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Proverbs 31:10-31 (Motherhood)


  • Living Beyond The Daily Grind, Vol. 2, Swindoll, p. 472

Mail Order Company

In 1951, 24-year-old Lillian Katz wanted to add $50 to her husband’s weekly income of $75. Pregnant with their first son, she took $2,000 of wedding-gift money, bought some supplies, and sent $500 to Seventeen magazine to place an ad for personalized handbags and belts to be sold by mail. “Be the first to sport that personalized look,” read the ad. “Personalizing” involved putting the customer’s initials on a handbag or belt. “I figured that for $125 a week we could do everything we wanted,” she recalls. “I liked the stimulation of work, and I wasn’t prepared to do only child care. I chose the mail order business simply because it was the only thing I could think of that would allow me to work at home and be with my children.”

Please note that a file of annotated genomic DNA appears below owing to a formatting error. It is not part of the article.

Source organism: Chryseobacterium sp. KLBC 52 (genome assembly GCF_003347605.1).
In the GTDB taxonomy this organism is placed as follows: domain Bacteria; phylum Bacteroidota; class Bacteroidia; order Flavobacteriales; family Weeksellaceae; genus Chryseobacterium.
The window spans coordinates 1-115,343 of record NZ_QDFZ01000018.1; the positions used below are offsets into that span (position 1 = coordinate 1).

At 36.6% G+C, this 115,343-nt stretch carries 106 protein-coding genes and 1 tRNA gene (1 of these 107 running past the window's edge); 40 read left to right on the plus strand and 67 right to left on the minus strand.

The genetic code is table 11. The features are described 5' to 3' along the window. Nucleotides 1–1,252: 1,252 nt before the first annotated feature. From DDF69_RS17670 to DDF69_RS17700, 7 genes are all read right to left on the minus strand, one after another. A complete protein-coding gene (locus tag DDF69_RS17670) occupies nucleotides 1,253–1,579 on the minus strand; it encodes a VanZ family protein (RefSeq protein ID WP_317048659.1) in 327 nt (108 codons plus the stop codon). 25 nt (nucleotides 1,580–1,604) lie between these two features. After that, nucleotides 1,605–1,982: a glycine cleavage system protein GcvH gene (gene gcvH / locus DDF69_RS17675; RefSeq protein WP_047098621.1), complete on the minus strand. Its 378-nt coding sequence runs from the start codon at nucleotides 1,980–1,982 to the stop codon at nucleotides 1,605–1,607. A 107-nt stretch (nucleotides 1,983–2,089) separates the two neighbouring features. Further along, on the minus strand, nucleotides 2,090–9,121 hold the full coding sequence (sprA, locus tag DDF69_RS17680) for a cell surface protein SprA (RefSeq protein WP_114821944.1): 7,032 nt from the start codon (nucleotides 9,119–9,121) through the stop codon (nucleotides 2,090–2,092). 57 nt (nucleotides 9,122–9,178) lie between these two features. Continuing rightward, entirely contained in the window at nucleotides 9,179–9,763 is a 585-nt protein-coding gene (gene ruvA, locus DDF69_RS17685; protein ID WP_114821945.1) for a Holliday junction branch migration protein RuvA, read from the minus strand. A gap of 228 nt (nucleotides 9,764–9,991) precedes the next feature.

Within six weeks after the first ad appeared, Lillian Katz was at her kitchen table sorting through $16,000 worth of orders. Today the Lillian Vernon Corporation has annual sales of $137 million. Her company receives 30,000 telephone orders weekly and employs 1000 people.

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